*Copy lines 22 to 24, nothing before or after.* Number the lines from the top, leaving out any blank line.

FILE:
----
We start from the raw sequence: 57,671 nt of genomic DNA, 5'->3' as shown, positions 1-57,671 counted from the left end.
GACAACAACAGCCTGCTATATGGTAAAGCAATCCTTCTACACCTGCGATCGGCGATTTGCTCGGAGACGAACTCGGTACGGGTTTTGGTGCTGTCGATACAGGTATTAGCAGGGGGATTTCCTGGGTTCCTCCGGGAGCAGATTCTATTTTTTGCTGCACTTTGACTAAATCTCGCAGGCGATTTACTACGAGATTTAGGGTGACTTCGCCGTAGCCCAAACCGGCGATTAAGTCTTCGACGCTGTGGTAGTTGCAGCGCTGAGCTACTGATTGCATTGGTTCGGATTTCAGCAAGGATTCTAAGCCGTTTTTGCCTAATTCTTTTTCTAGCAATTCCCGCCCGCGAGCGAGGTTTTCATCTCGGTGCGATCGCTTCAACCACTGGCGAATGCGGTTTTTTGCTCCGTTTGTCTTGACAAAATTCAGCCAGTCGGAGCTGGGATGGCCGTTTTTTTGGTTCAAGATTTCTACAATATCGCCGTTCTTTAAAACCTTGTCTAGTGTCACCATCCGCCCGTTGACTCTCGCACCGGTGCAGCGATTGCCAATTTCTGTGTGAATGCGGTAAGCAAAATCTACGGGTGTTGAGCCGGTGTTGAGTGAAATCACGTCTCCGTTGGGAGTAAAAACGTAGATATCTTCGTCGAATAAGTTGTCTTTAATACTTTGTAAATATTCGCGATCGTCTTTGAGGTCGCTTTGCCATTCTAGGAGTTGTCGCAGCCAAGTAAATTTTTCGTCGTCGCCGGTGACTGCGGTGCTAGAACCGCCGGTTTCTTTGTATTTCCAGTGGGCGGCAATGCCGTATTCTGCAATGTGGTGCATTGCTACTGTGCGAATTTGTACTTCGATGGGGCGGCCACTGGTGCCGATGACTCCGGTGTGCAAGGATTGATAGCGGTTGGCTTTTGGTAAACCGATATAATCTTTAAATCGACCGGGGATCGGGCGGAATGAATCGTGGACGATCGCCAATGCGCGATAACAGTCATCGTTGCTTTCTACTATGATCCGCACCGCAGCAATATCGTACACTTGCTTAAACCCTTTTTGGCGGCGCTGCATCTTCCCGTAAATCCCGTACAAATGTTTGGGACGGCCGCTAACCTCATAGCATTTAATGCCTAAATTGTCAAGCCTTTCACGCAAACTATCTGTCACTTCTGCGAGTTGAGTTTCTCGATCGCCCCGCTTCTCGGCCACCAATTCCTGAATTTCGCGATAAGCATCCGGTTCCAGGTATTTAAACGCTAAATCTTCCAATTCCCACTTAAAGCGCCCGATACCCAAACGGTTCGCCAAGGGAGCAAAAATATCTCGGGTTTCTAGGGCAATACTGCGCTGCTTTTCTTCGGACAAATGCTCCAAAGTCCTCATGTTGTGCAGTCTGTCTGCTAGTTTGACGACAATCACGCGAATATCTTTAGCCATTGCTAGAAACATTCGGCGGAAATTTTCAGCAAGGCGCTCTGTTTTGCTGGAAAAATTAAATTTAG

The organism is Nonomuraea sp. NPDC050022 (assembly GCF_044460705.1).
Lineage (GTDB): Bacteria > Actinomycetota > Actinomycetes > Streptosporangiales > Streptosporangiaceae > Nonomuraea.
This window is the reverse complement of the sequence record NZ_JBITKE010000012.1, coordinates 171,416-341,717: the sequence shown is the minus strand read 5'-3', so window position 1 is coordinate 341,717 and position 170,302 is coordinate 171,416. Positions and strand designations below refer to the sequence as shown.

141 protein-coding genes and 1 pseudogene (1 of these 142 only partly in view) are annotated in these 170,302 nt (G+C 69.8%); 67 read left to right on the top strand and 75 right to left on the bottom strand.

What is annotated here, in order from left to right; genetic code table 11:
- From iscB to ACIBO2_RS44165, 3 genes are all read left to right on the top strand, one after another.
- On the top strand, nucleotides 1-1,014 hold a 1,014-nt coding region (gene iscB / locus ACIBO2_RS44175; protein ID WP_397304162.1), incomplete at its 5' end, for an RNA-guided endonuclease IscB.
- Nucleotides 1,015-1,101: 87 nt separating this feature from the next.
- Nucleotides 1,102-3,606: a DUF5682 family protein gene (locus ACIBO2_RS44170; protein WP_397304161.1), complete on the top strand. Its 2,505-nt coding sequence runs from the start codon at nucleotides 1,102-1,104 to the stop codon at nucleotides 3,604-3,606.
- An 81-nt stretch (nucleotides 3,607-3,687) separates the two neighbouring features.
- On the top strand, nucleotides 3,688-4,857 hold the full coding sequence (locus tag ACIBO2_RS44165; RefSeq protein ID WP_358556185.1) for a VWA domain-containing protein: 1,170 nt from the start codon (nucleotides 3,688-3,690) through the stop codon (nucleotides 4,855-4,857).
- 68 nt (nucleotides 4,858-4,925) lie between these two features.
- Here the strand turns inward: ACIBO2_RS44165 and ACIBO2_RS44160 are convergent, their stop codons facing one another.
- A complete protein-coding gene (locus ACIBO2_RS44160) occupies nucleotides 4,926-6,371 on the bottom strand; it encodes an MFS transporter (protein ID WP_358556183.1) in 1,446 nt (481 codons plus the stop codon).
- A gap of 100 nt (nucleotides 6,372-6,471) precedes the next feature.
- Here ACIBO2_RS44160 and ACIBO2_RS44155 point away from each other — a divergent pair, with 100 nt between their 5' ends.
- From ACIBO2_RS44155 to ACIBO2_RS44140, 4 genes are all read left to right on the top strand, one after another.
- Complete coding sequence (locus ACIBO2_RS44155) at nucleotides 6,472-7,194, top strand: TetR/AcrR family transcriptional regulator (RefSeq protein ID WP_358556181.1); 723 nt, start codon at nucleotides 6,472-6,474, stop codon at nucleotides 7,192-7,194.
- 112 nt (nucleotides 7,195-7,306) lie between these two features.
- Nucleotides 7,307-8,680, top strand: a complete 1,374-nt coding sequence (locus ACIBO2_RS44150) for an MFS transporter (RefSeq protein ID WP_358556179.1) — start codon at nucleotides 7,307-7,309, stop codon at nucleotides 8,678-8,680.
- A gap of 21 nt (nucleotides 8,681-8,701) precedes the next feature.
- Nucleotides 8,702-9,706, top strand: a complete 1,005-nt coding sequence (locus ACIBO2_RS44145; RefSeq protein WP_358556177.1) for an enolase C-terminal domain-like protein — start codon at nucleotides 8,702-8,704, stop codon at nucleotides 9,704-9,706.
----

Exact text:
- Nucleotides 7,307-8,680, top strand: a complete 1,374-nt coding sequence (locus ACIBO2_RS44150) for an MFS transporter (RefSeq protein ID WP_358556179.1) — start codon at nucleotides 7,307-7,309, stop codon at nucleotides 8,678-8,680.
- A gap of 21 nt (nucleotides 8,681-8,701) precedes the next feature.
- Nucleotides 8,702-9,706, top strand: a complete 1,005-nt coding sequence (locus ACIBO2_RS44145; RefSeq protein WP_358556177.1) for an enolase C-terminal domain-like protein — start codon at nucleotides 8,702-8,704, stop codon at nucleotides 9,704-9,706.